I have to do a bit more reading on the Kalman filter. It appears to be an immensely powerful tool to extract the signal from the noise. Well, it helped to put a man on the moon.

Code

This is the Processing and Arduino code I used in this post. You may have to change the port number in line 28 to your own settings.

How cold is it? A Bayesian attempt to measure temperature

It is getting colder in London, yet it is still quite mild considering that it is late November. Well, indoors it still feels like 20°C (68°F) to me, but I have been told last week that I should switch on the heating.

Luckily I found an old thermometer to check. The thermometer showed 18°C. Is it really below 20°C?

The thermometer is quite old and I'm not sure that is works properly anymore. So, what shall I do now? Perhaps I should consider that both measurements are uncertain and try to combine them.

I believe that I can sense the temperature within ±3°C, while I think that the thermometer still works within ±2°C. Assuming that both measurements follow a Gaussian (Normal) distribution, with the uncertainties given as standard deviations, I can use Bayes' theorem to combine my hypothesis with the data. The posterior distribution will be Gaussian again with conjugated hyper-parameters:
\[
\mu=\left.\left(\frac{\mu_0}{\sigma_0^2} + \frac{\sum_{i=1}^n x_i}{s^2}\right)\right/\left(\frac{1}{\sigma_0^2} + \frac{n}{s^2}\right) \\
\sigma^2=\left(\frac{1}{\sigma_0^2} + \frac{n}{s^2}\right)^{-1}
\]With \(K := \frac{n\sigma_0^2}{s^2+n\sigma_0^2} \) this simplifies to:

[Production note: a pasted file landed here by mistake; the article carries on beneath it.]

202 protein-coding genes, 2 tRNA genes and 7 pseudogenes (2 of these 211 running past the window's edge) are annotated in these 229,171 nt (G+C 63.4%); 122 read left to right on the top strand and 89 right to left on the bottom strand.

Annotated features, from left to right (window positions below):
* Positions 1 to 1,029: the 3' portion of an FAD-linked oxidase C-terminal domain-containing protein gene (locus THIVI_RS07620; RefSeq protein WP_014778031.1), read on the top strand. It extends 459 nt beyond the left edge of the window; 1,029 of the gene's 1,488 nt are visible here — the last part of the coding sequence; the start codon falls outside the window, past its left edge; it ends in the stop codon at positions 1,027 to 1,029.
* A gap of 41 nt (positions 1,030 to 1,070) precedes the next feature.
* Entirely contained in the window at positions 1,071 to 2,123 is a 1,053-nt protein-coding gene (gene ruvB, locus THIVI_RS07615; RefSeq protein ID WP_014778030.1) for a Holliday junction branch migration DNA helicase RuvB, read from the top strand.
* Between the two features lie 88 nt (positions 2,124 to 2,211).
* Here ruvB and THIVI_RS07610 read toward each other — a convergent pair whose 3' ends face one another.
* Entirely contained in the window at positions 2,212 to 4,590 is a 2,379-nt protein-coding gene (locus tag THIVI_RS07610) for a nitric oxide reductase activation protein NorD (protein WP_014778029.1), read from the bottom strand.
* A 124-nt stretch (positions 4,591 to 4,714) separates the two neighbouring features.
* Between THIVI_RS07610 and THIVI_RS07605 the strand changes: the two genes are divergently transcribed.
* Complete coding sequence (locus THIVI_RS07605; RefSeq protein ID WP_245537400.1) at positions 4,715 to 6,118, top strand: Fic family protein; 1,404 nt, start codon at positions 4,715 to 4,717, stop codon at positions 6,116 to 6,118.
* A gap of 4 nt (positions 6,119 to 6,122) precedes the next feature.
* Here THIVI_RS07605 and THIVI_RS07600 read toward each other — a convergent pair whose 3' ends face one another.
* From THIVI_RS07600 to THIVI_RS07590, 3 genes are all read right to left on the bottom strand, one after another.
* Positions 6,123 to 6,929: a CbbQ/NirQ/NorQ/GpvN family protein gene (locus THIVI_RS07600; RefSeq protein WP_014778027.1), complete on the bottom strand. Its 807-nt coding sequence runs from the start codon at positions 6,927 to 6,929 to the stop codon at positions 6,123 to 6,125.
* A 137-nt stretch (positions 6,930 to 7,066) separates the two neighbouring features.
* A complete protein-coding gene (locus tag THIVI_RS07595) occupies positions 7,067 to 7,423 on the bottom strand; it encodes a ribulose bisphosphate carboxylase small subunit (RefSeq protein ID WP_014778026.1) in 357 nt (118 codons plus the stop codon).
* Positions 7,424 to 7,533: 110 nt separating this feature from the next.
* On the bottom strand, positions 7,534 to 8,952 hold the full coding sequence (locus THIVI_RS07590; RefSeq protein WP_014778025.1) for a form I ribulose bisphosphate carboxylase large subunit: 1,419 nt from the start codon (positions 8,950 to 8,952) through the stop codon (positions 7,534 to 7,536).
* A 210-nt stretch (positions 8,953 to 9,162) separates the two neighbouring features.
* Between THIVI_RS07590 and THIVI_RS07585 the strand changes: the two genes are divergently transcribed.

\[
\mu = K\, \bar{x} + (1 - K)\, \mu_0 \mbox{, with } \bar{x}=\frac{1}{n}\sum_{i=1}^n x_i\\
\sigma = s \,\sqrt{K/n}
\]In my case I have: \(n=1,\; x_1=18^{\circ}C,\; s=2^{\circ}C,\; \mu_0=20^{\circ}C,\; \sigma_0=3^{\circ}C\).

Hence, the posterior distribution has parameters \(\mu=18.6^{\circ}C\) and \(\sigma=1.7^{\circ}C\). Thus, my best guess would be that is actually a little colder than I thought. One could argue that the probability that is below 20° is 80%.

Over the last five days my perception of the temperature didn't change, neither did the weather forecast, but the measurements showed: 18°C, 19°C, 17.5°C, 18°C, 18.5°C.

With that information the parameters update to \(\mu=18.3^{\circ}C\) and \(\sigma=0.9^{\circ}C\). I can't deny it any longer it has got colder. The probability that is below 20°C is now at 97% and the heating is on.


Without any prior knowledge I may have used a t-test to check the measurements. But here I believe that I have information about the thermometer and my own temperature sensing abilities which I don't want to ignore.

R code


Session Info

R version 3.1.2 (2014-10-31)
Platform: x86_64-apple-darwin13.4.0 (64-bit)

locale:
[1] en_GB.UTF-8/en_GB.UTF-8/en_GB.UTF-8/C/en_GB.UTF-8/en_GB.UTF-8

attached base packages:
[1] stats     graphics  grDevices utils     datasets  methods  
[7] base     

other attached packages:
[1] BayesianFirstAid_0.1 rjags_3-14           coda_0.16-1         
[4] lattice_0.20-29     

loaded via a namespace (and not attached):
[1] grid_3.1.2    MASS_7.3-35   mnormt_1.5-1  stringr_0.6.2